Spurgeon writes here:

The measured, harmonious, hearty utterance of praise by a congregation of really devout persons is not merely decorous but delightful, and is a fit anticipation of the worship of heaven, where praise has absorbed prayer, and become the sole mode of adoration.

Then he quotes part of a song by Isaac Watts:

“Let those refuse to sing
Who never knew our God;
But favourites of the heavenly king
Must speak his praise abroad.”

May we sing our way into God’s presence with joy, every time we enter there.


Let the ocean’s waves join in the chorus
With their roaring praise,
Until everyone everywhere shouts out in unison:
Glory to the Lord! (Psalms 98:7, Passion Translation)

Again I’m struck by the fact that the writers of the Psalms saw praise of God in everything.  This only makes sense because God was the Creator-God and if he created something than why wouldn’t that something praise Him?  It would praise Him and it does praise Him, and in the case of ocean waves, they praise him with roaring praise, because that is what the sea does.

My mom loves to go to the beach in California when a gigantic storm comes in and just sit and watch the waves swell up and crash onto the sand.  It’s an amazing sight and the power that is contained in waves is astounding, and sometimes a little frightening, but doesn’t that reveal the character of Our God.  It reminds me of the discussion in The Lion, The Witch, and the Wardrobe, between Lucy and Mr. Tumnus about Aslan who is an allegory of God.

Lucy:  “He’s not a tame lion, is he?”

Mr. Tumnus: “No, but he is good.”

The waves will do their part of roaring praise calling relentlessly day after day and night after night as nations come and go and ages wax and wane, until everyone everywhere shouts out in unison Glory to the Lord!

Lord Yah, there’s such a blessing that comes
When you teach us your Word and your ways.
Even the sting of your correction can be sweet. (Psalms 94:12, Passion Translation)

The Passion Translation uses the shortened version of Yahweh here (Yah) because it’s actually in the Hebrew text. When you teach us your Word and your ways is literally “When you teach us from your Torah.”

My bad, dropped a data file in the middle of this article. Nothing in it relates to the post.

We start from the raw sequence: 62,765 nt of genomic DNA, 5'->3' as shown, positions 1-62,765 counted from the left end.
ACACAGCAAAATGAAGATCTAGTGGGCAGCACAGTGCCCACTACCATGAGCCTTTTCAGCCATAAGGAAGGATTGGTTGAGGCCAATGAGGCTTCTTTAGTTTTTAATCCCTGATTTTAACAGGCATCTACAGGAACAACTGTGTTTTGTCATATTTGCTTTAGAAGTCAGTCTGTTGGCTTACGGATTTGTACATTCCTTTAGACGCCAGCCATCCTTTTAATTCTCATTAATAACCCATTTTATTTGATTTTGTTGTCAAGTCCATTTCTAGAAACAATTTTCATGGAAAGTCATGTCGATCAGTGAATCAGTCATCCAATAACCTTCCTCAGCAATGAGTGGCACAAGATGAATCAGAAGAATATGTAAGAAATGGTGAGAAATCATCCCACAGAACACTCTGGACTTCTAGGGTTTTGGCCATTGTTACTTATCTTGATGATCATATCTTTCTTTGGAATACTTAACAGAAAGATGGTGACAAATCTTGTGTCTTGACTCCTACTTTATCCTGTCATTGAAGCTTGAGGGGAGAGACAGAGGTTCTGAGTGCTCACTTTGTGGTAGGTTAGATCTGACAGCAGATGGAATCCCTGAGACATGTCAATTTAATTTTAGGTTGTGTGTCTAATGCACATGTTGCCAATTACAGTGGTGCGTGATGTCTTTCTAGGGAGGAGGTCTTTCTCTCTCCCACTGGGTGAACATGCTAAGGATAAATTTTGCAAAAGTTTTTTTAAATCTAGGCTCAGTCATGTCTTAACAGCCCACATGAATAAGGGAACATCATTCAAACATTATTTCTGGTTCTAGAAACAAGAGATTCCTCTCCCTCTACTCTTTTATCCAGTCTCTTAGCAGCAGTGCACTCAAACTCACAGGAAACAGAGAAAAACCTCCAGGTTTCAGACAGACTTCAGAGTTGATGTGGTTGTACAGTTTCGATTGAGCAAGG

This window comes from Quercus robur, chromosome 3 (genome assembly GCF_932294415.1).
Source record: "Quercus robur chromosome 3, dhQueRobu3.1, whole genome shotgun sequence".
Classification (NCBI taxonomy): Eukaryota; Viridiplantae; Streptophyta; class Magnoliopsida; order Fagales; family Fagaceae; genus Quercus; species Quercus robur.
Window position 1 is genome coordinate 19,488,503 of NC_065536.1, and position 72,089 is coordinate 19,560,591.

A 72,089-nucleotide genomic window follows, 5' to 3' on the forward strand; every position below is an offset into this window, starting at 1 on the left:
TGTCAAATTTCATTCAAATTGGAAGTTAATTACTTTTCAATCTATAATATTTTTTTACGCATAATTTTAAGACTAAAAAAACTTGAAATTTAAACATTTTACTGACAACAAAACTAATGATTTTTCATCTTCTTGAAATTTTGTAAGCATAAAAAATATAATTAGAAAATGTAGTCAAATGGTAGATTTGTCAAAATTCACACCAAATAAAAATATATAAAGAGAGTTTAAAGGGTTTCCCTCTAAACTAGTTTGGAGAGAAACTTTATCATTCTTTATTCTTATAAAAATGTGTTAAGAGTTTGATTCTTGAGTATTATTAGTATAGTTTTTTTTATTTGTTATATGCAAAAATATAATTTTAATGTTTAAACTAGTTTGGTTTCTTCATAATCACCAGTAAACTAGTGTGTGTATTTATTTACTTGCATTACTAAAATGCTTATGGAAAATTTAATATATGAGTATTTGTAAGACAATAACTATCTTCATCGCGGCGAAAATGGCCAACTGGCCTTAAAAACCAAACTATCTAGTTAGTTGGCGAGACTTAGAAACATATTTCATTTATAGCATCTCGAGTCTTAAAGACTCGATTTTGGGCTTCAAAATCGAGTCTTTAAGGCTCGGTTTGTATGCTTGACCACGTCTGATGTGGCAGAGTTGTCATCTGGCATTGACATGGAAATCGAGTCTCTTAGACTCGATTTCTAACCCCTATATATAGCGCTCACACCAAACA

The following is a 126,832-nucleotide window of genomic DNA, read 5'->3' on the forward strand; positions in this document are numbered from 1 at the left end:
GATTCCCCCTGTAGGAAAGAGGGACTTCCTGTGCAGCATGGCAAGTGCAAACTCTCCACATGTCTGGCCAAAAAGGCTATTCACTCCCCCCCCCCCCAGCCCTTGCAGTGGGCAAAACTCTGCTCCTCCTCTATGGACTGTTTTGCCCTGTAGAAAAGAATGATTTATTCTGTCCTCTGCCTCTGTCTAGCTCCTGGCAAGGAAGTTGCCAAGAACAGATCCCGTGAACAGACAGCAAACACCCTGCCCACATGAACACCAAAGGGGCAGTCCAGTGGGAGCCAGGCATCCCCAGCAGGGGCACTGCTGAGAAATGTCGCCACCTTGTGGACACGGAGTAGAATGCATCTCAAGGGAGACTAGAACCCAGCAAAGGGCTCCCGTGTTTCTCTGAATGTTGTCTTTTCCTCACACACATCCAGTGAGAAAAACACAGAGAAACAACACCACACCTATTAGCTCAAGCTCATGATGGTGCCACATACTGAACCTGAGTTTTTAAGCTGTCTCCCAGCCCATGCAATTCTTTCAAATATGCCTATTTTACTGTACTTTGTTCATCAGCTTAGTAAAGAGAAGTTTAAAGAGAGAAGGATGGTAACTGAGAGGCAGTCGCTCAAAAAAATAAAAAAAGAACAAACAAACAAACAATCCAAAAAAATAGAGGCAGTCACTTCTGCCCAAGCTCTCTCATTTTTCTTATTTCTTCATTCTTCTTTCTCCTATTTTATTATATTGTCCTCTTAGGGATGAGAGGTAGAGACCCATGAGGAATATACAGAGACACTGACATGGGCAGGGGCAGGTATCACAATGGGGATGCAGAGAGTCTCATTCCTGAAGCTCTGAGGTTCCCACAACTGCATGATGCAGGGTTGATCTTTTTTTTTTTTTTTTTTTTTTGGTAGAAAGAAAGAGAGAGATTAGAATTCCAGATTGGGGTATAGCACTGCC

What struck me when I read this verse was the words: Even the sting of your correction can be sweet.  It’s a counter-intuitive truth, but one that is repeated again in the New Testament:

And have you forgotten the exhortation that addresses you as sons? “My son, do not regard lightly the discipline of the Lord, nor be weary when reproved by him. For the Lord disciplines the one he loves, and chastises every son whom he receives.”” (Hebrews 12:5–6, ESV)

How is the sting of correction sweet?  When it keeps us on the path to righteousness.  A good parent disciplines his child, not because he is cruel, but because he loves his child and wants to set him on a path of success in life.  In the same way God disciplines his children because He wants to keep them on the path of righteousness because it is the path of life.  Spurgeon writes here: “Though he may not feel blessed while smarting under the rod of chastisement, yet blessed he is; he is precious in God’s sight, or the Lord would not take the trouble to correct him, and right happy will the results of his correction be.”

May we gratefully accept correction from our Lord and continue on the path of life.


It’s so enjoyable to come before you,
With uncontainable praises spilling from our hearts!
How we love to sing our praises over and over to you,
To the matchless God, high and exalted over all! (Psalms 92:1, Passion Translation)

The Passion Translation takes some liberties with the text here, but I suspect the translator would argue that he captures the meaning of the author’s original words better than most translations.  The ESV translates this verse: “It is good to give thanks to the LORD, to sing praises to your name, O Most High.” This is an okay translation, but it hardly makes one’s heart sing.  I’ve a feeling that if the original author could understand these words in English he would say, “No, no!  You’re not capturing the heart of what I am saying there!”  I suspect he would be much happier with the way The Passion Translation captures this verse.

If we are to praise Our Great God, should it not be with praises that are uncontainable, that come spilling out of us as if they were a bubbling spring that gushes forth and simply cannot be contained?  If we do not praise him this way, then there is something wrong with us, because when we understand the majesty of his nature and the goodness of his character and the wideness of his hesed (his faithful love), how can this knowledge not end up in praise that keeps coming out and coming out like a little child who is so excited he simply cannot keep his mouth closed.  We ought to love to sing God’s praises over and over to God.  God made us to do exactly that. C. S. Lewis explains this truth about us in this manner: “I think we delight to praise what we enjoy because the praise not merely expresses but completes the enjoyment; it is its appointed consummation.”

Our praise isn’t complete until we can express it, you know, like when uncontainable praises to Our Great God coming spilling from our hearts.